You’re a nominator for the Prix Pictet award. Can you tell us a little bit about how this works and what kinds of photography from around the world this has revealed to you?

The Prix Pictet is one of the most important photographic awards in the world. Its aim is to draw global attention to issues around sustainability – especially those concerning the environment – via the medium of photography. So far there have been eight cycles and each one centres on a specific theme which so far have included Water, Earth, Growth, Power, Consumption, Disorder, Space and Hope.

Photographers can only enter the awards by nomination and I was honoured and very happy to be chosen as a nominator. I have a lot of respect for the topics covered and for the work they do. This assignment gave me the opportunity to research environmental issues and to become more informed. For the Hope cycle, I nominated Rena Effendi who was among the twelve finalists and very close to being the final winner. She has a classic style that at times recalls Caravaggio paintings but she is also very contemporary. She used this style to focus on environmental themes and her point of view has huge impact.

The next cycle of the prize is taking place this year and the theme is Fire so I’m researching potential nominees.

You are a frequent portfolio reviewer for a variety of organisations and you’re a mentor for Eyes in Progress. Are there some common mistakes you see many photographers making that you could tell us about? How can they overcome these?

I really enjoy doing portfolio reviews. It’s a great responsibility and I try to make constructive criticisms. One of the common mistakes I see being made – at all levels, not just those starting out – is not thinking enough about the creative process; thinking you are ready for the next step without questioning yourself. The best way to overcome this is to realise you are always learning and always working as part of a creative process.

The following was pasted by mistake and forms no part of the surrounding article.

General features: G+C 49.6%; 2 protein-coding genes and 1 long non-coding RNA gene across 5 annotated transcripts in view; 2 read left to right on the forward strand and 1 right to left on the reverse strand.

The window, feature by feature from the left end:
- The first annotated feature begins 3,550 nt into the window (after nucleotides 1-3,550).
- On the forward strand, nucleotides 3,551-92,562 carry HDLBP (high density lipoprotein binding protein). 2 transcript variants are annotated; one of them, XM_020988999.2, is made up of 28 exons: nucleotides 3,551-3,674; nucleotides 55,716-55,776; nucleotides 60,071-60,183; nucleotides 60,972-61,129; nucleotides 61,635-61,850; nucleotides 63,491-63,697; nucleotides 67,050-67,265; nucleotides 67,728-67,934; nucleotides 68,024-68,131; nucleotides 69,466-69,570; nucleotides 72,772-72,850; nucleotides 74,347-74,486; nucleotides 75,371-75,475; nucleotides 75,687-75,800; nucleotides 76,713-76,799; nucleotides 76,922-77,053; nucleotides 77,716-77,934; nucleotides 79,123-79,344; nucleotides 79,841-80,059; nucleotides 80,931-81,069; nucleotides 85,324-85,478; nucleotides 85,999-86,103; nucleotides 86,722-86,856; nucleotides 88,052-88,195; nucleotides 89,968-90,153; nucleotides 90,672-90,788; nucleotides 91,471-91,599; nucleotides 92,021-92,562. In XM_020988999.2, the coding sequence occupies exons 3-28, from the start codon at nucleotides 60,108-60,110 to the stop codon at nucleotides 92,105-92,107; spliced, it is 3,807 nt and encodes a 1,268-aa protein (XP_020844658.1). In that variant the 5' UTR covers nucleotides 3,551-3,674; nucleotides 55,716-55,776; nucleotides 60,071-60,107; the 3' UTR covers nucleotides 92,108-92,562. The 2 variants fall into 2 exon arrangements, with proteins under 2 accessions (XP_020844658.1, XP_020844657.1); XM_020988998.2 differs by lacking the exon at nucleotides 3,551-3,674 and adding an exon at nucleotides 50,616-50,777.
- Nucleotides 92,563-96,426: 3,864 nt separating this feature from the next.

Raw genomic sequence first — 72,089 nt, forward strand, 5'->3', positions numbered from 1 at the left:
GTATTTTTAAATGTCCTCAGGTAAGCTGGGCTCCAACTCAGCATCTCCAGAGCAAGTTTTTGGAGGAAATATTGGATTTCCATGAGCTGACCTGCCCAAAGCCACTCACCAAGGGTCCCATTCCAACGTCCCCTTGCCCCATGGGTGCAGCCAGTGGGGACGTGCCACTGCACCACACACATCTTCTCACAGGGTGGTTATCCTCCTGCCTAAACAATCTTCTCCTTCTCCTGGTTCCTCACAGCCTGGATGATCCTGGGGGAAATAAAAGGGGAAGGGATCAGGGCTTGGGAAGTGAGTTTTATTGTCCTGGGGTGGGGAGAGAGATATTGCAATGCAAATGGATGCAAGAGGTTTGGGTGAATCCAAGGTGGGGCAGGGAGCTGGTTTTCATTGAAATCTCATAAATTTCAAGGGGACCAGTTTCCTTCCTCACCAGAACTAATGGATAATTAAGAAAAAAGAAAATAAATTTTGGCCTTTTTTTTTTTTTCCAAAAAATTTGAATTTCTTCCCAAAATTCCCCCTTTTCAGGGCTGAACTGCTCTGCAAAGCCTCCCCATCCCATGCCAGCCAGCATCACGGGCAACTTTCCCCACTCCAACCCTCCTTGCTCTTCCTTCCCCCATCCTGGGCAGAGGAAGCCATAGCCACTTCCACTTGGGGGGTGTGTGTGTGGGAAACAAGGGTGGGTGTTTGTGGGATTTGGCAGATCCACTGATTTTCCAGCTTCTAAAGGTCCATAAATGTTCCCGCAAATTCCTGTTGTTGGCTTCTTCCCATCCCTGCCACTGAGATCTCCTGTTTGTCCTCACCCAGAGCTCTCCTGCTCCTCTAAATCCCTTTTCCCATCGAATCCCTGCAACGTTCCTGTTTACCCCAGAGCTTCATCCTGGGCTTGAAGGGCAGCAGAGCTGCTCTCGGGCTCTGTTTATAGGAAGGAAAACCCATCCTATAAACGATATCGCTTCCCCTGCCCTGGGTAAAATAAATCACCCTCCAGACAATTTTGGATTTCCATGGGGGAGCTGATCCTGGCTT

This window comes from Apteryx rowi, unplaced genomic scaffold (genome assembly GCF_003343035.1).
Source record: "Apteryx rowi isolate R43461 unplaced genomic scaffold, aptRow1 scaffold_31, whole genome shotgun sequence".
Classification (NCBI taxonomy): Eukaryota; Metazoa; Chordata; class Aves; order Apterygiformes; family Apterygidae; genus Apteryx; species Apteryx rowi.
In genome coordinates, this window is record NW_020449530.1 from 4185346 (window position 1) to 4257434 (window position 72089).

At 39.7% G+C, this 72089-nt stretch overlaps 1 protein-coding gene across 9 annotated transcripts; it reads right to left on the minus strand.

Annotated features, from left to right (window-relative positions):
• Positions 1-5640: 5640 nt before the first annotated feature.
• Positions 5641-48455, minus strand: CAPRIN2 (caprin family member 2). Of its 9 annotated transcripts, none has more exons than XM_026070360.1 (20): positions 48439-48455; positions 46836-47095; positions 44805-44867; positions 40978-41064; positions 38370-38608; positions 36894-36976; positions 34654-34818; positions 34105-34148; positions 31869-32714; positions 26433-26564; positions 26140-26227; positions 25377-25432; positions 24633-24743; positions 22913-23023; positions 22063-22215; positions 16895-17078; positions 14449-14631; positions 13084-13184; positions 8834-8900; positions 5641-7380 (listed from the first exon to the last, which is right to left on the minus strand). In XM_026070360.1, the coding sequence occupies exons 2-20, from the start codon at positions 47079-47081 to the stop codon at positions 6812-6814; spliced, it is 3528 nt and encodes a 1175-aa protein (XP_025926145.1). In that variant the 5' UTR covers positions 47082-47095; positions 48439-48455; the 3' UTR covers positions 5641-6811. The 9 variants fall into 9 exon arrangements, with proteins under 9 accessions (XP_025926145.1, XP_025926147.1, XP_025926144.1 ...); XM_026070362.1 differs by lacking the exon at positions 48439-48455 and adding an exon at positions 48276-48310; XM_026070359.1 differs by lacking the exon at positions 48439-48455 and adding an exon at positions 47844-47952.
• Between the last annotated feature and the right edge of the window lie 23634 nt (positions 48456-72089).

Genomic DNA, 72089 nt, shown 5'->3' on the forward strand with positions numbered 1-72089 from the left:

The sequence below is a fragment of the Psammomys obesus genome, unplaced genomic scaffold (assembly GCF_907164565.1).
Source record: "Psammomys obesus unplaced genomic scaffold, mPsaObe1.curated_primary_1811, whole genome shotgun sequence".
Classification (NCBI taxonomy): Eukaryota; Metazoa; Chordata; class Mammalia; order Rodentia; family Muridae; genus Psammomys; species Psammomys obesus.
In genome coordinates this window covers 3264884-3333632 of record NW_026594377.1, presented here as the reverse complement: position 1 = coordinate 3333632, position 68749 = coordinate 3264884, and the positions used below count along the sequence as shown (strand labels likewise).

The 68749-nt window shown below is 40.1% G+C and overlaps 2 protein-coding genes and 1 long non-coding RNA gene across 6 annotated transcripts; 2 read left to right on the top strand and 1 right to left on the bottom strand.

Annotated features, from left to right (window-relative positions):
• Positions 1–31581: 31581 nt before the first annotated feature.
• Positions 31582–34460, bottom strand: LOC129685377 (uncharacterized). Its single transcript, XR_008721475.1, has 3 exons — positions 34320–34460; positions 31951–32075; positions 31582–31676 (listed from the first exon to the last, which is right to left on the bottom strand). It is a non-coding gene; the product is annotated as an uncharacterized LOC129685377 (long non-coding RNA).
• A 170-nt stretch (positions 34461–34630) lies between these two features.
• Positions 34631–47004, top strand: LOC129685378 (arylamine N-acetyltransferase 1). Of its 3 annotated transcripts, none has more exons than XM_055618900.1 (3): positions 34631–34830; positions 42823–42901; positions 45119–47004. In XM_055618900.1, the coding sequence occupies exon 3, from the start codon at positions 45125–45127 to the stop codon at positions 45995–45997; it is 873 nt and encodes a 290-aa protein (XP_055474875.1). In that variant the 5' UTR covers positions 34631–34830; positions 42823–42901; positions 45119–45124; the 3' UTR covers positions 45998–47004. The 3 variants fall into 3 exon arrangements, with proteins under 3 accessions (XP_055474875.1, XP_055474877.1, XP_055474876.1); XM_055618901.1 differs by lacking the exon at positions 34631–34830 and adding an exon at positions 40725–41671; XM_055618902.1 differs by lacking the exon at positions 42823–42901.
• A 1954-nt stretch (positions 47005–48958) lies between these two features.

Which photographers’ styles and approach do you find most fascinating and why? 

One of the things I love most about this profession is that every day I fall in love with new photographers and types of photography. I am interested in documentary, social and travel reportage but also in fashion, portraits, still life and interiors.

However, among the photographers and the works that I love the most there are some I absolutely must mention: The Americans by Robert Franck, Living with the Enemy by Donna Ferrato, Shooting Mafia by Letizia Battaglia, Cafè Lehmitz by Anders Peters, An Italian Summer by Claude Nori, because it makes me relive my childhood adolescence, Falkland Road by Mary Ellen Mark, Diane Arbus, Nan Goldin, Francesca Woodman, Luigi Ghirri, Guy Bourdin, William Eggleston, Gregory Crewdson, Alec Soth, Michal Pudelka, among photojournalists: Stanley Greene, Alex Majoli, Paolo Pellegrin and documentary photographers who cover travel: Rena Effendi, Paolo Verzone and Ciril Jazbec.

© Donna Ferrato from her Living With Enemy book published by Aperture

Who inspires you from the broader arts world beyond photography?